Cleaner wastewater for Lake George –

Sunday, January 9, 2022

Cleaner wastewater for Lake George

The village of Lake George is days away from commissioning its new wastewater treatment plant – a major overhaul that has been going on for years.

I visited the new facility (located in the same location as the old factory) last week and got a tour from factory operator Tim Shudt, who is almost 10 years in the job. Construction is almost complete, but they are still working out the final details before the new factory can be turned on.

After more than two years of construction – and an investment of $ 24 million – the new plant includes dozens of new pumps, motors and electrical panels. New buildings have been constructed and huge concrete tanks will soon house millions of gallons of sewage. The project has the feel of an almost completed renovation project. One of the big ones.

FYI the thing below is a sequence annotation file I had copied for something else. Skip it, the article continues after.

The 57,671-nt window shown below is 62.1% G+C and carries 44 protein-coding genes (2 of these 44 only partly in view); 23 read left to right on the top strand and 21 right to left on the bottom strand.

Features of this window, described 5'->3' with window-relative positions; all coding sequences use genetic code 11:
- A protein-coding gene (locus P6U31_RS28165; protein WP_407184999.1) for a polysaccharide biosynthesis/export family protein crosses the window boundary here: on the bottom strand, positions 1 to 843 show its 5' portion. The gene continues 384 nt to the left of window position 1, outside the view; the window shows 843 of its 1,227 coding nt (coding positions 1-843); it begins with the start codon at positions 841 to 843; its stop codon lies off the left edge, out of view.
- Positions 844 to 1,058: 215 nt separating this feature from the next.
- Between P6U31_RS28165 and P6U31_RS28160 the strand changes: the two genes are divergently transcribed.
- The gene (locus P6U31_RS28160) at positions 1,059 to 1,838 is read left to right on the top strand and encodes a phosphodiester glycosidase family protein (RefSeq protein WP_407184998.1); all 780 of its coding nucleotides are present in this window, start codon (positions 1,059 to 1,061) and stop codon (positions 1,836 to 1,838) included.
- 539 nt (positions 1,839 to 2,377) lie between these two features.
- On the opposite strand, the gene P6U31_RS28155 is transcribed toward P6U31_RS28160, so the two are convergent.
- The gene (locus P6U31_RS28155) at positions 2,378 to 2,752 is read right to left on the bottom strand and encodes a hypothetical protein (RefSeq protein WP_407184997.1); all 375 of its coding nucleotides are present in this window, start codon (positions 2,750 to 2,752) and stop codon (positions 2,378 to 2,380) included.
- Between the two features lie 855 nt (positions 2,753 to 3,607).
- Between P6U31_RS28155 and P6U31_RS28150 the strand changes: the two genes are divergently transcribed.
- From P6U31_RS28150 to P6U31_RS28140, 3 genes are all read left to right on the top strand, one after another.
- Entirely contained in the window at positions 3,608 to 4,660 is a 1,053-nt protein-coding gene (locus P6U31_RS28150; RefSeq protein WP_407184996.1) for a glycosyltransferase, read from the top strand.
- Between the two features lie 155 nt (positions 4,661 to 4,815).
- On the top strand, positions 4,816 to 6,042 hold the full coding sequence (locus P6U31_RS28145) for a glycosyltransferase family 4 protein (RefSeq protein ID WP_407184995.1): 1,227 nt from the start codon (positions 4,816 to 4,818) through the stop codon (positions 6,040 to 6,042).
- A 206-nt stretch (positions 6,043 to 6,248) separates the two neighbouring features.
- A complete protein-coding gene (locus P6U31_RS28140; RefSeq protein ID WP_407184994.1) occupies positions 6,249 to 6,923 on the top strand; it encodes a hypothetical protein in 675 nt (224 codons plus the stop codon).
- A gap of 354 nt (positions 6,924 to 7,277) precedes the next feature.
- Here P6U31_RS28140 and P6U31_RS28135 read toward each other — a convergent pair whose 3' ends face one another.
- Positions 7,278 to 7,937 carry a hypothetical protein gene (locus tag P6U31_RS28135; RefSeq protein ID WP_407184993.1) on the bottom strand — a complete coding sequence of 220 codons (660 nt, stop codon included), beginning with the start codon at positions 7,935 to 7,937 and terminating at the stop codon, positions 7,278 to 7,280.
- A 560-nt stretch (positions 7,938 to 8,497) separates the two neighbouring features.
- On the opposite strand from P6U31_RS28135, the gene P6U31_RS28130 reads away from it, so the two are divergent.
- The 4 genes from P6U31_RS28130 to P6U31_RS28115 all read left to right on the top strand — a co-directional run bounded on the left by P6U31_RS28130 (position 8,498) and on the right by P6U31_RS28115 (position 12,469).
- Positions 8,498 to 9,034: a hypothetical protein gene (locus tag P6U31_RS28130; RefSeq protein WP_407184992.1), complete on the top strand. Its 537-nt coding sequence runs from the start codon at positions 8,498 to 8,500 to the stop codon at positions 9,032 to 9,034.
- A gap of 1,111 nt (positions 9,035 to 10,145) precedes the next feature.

The new plant promises to be an indispensable boon to the quality of the water in the Lake George basin.

For years, the current plant, originally designed and built in the 1930s, failed to properly remove nitrates from the area’s wastewater. These nitrates ended up in the nearby streams that feed Lake George. Since 2014, the state has maintained a consent order against the village requiring it to modernize the plant.

But a new process and advanced technology are expected to raise the sewage treatment plant to modern standards. Read about my visit here.


Above: Tim Shudt, Operator of the Village of Lake George Wastewater Treatment Plant, stands on a new platform overlooking a critical stage in the new wastewater treatment process. Photo by Zachary Matson

Editor’s Note: This first appeared in Zach’s weekly “Water Line” newsletter. Click here to register.

Zacharie Matson

Zacharie Matson

Zachary Matson has been an environmental reporter for the Explorer since October 2021. He focuses on the many issues impacting water and the people, plants and wildlife that depend on it in Adirondack Park. Zach worked for dailies in Missouri, Arizona and New York for almost a decade, most recently as an education reporter for six years at the Daily Gazette in Schenectady.

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